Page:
Facebook has opened Watch, its video destination, to audiences outside the U.S. and is letting more content creators monetize video through its ad break program. It’s a welcome move for non-U.S. publishers that have been anticipating a way to monetize their Facebook video views, but there are measured concerns around how broadening the scope will impact ad rates as Facebook gets closer realizing its video ambitions.
Since Watch launched in the U.S. last August, the platform has been honing the monetization model to work for audiences, publishers and advertisers. As a result, it has lowered the threshold for pages that are eligible for ad break monetization. With the announcement, Facebook has also released tools to drive more engagement around Watch videos and give content creators access to more data on returning visitors to help inform editorial strategy.
“Facebook’s commercialization of video has been volatile,” said a content publisher who has been testing mid-roll, speaking anonymously. “What Facebook wants doesn’t always marry with its model.”
Facebook has long stated it wants episodic content that people seek out and watch regularly, built around interaction with the creators and other viewers. The platform earmarked “Red Table Talk” with Jada Pinkett Smith, as an example of a show using Facebook’s interactive tools like vote polling. The first episode has been watched 28 million times.
“Content that is viral and less engaging tends to have a higher drop-off over ad breaks,” said Fidji Simo, head of video at Facebook. “The biggest lever we have is on the product, the biggest lever is content itself. We’re working with partners to understand the type of content that works best for the ad experience.”
“Facebook is built around community and engagement,” said a second existing mid-roll partner. “Getting audiences to content is a different process, monetizing against that is about how you play to the community rather than a straight audience build.”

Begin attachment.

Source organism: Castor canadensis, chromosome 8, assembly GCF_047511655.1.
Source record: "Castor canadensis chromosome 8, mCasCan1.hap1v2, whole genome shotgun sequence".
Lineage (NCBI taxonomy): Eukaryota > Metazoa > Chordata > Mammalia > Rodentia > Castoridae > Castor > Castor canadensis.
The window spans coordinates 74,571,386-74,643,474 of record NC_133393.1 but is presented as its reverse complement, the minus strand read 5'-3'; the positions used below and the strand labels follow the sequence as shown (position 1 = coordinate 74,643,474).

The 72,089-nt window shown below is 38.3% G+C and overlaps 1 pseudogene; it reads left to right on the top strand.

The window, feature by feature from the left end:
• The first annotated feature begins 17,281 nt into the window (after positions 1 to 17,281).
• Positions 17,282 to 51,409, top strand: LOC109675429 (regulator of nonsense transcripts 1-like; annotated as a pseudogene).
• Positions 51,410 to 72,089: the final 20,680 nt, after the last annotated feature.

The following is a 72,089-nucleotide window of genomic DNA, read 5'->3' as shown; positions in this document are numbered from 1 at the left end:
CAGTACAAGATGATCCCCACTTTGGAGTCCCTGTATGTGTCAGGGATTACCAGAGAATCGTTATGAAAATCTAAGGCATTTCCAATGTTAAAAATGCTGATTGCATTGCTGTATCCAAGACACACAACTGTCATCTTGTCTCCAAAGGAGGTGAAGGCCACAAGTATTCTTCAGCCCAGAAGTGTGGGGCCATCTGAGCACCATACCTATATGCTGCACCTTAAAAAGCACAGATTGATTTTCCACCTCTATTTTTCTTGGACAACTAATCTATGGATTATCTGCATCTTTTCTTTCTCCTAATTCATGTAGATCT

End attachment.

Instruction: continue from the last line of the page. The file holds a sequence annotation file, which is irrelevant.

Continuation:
According to three publishers interviewed for this article that have been trialing the mid-roll program, monthly revenue is healthy and in the six figures. Digiday has previously reported that publishers in the U.S. have needed to get a least more than a billion monthly views to make meaningful revenue.
Currently, Facebook is selling the ads in Europe, although publishers outside the U.S. will be able to sell them direct, which has yielded revenue gains for publishers in the U.S.
“Opening the floodgates like that, logically you’d expect the CPMs to go down, but that may not be the case,” said the first existing mid-roll publisher. “It’s not a transparent process; Facebook could be limiting supply.”
According to this exec, although CPMs have varied and have been decreasing, it’s seeing, on average, a completion rate of 80 percent. Facebook has said that more than 70 percent of mid-roll ads are viewed to the end.
This sentiment was echoed by a second publisher that has been trialing mid-roll ads. “Facebook has to make sure there are enough ads to fulfill the broader inventory if it’s including a wider circle of publishers, and I don’t think they will be able to. It will always attract advertisers, but the inevitable consequences are that in the short term CPMs will see a dip.”
According to marketing platform 4C, which aggregated ads from hundreds of brands across its platform between of April and June, CPMs for in-stream video ads on Facebook were nearly $16.
“There’s a land grab for premium video content — Watch is Facebook’s best chance,” said Aaron Goldman, chief marketing officer at 4C. “It’s a high-premium ad placement and format; any new inventory that opens up in Watch will bring the overall CPMs up.”
Existing content creators have been eager for more metrics around Watch performance to encourage more content creation. Facebook has said that each month more than 50 million people in the U.S. come to watch videos for at least a minute in Watch, and total time spent watching videos in Watch has increased by 14 times since the start of 2018.
For publishers who aren’t on the program, reception to mid-roll is measured. Some are still feeling the sting of Facebook’s slow communication about its algorithm changes at the beginning of the year, which hampered reach.
“We are both interested parties and ambivalent bystanders,” said a publishing executive speaking anonymously to avoid damaging relations with the platform, adding that it plans to monetize video through mid-roll in the future. “From a monetization point of view, we are always willing to test demand and impact. But we are yet to be convinced, and we don’t expect to change our fortunes drastically in the video space.”
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